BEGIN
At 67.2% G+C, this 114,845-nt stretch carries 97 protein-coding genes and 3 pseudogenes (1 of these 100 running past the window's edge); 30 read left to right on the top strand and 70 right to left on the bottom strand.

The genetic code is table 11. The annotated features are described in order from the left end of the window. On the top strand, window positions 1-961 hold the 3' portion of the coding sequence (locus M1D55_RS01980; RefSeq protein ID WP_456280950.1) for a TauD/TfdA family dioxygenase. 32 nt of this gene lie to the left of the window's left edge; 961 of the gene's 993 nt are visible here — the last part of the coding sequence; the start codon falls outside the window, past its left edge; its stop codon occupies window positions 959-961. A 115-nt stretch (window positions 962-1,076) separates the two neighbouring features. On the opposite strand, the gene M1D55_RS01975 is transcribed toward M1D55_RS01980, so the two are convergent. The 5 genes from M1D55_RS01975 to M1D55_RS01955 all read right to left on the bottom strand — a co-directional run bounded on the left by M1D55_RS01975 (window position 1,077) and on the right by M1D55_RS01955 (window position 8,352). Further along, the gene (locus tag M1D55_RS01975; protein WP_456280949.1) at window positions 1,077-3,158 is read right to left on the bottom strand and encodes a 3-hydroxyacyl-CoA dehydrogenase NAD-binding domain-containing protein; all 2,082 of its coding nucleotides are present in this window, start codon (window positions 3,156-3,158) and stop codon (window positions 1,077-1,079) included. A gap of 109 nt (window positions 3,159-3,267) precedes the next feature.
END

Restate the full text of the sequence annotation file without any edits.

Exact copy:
At 67.2% G+C, this 114,845-nt stretch carries 97 protein-coding genes and 3 pseudogenes (1 of these 100 running past the window's edge); 30 read left to right on the top strand and 70 right to left on the bottom strand.

The genetic code is table 11. The annotated features are described in order from the left end of the window. On the top strand, window positions 1-961 hold the 3' portion of the coding sequence (locus M1D55_RS01980; RefSeq protein ID WP_456280950.1) for a TauD/TfdA family dioxygenase. 32 nt of this gene lie to the left of the window's left edge; 961 of the gene's 993 nt are visible here — the last part of the coding sequence; the start codon falls outside the window, past its left edge; its stop codon occupies window positions 959-961. A 115-nt stretch (window positions 962-1,076) separates the two neighbouring features. On the opposite strand, the gene M1D55_RS01975 is transcribed toward M1D55_RS01980, so the two are convergent. The 5 genes from M1D55_RS01975 to M1D55_RS01955 all read right to left on the bottom strand — a co-directional run bounded on the left by M1D55_RS01975 (window position 1,077) and on the right by M1D55_RS01955 (window position 8,352). Further along, the gene (locus tag M1D55_RS01975; protein WP_456280949.1) at window positions 1,077-3,158 is read right to left on the bottom strand and encodes a 3-hydroxyacyl-CoA dehydrogenase NAD-binding domain-containing protein; all 2,082 of its coding nucleotides are present in this window, start codon (window positions 3,156-3,158) and stop codon (window positions 1,077-1,079) included. A gap of 109 nt (window positions 3,159-3,267) precedes the next feature.